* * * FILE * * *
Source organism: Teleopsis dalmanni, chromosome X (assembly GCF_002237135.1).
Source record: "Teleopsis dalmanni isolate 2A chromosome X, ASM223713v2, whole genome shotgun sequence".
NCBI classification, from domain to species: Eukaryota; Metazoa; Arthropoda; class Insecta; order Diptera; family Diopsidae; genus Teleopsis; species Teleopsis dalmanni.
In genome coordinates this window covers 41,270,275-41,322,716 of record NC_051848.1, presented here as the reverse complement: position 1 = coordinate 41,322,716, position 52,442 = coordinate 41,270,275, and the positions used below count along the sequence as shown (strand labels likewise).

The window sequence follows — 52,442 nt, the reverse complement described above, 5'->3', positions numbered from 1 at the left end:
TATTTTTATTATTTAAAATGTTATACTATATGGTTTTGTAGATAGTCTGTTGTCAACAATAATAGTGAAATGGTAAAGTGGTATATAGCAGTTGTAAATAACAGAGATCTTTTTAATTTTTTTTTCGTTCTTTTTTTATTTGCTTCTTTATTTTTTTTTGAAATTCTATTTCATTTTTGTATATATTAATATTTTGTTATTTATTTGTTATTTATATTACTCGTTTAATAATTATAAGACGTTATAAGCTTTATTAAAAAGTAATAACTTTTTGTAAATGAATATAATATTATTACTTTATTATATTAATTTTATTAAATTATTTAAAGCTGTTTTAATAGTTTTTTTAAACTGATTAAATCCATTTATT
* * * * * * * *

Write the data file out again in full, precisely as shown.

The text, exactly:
Source organism: Teleopsis dalmanni, chromosome X (assembly GCF_002237135.1).
Source record: "Teleopsis dalmanni isolate 2A chromosome X, ASM223713v2, whole genome shotgun sequence".
NCBI classification, from domain to species: Eukaryota; Metazoa; Arthropoda; class Insecta; order Diptera; family Diopsidae; genus Teleopsis; species Teleopsis dalmanni.
In genome coordinates this window covers 41,270,275-41,322,716 of record NC_051848.1, presented here as the reverse complement: position 1 = coordinate 41,322,716, position 52,442 = coordinate 41,270,275, and the positions used below count along the sequence as shown (strand labels likewise).

The window sequence follows — 52,442 nt, the reverse complement described above, 5'->3', positions numbered from 1 at the left end:
TATTTTTATTATTTAAAATGTTATACTATATGGTTTTGTAGATAGTCTGTTGTCAACAATAATAGTGAAATGGTAAAGTGGTATATAGCAGTTGTAAATAACAGAGATCTTTTTAATTTTTTTTTCGTTCTTTTTTTATTTGCTTCTTTATTTTTTTTTGAAATTCTATTTCATTTTTGTATATATTAATATTTTGTTATTTATTTGTTATTTATATTACTCGTTTAATAATTATAAGACGTTATAAGCTTTATTAAAAAGTAATAACTTTTTGTAAATGAATATAATATTATTACTTTATTATATTAATTTTATTAAATTATTTAAAGCTGTTTTAATAGTTTTTTTAAACTGATTAAATCCATTTATT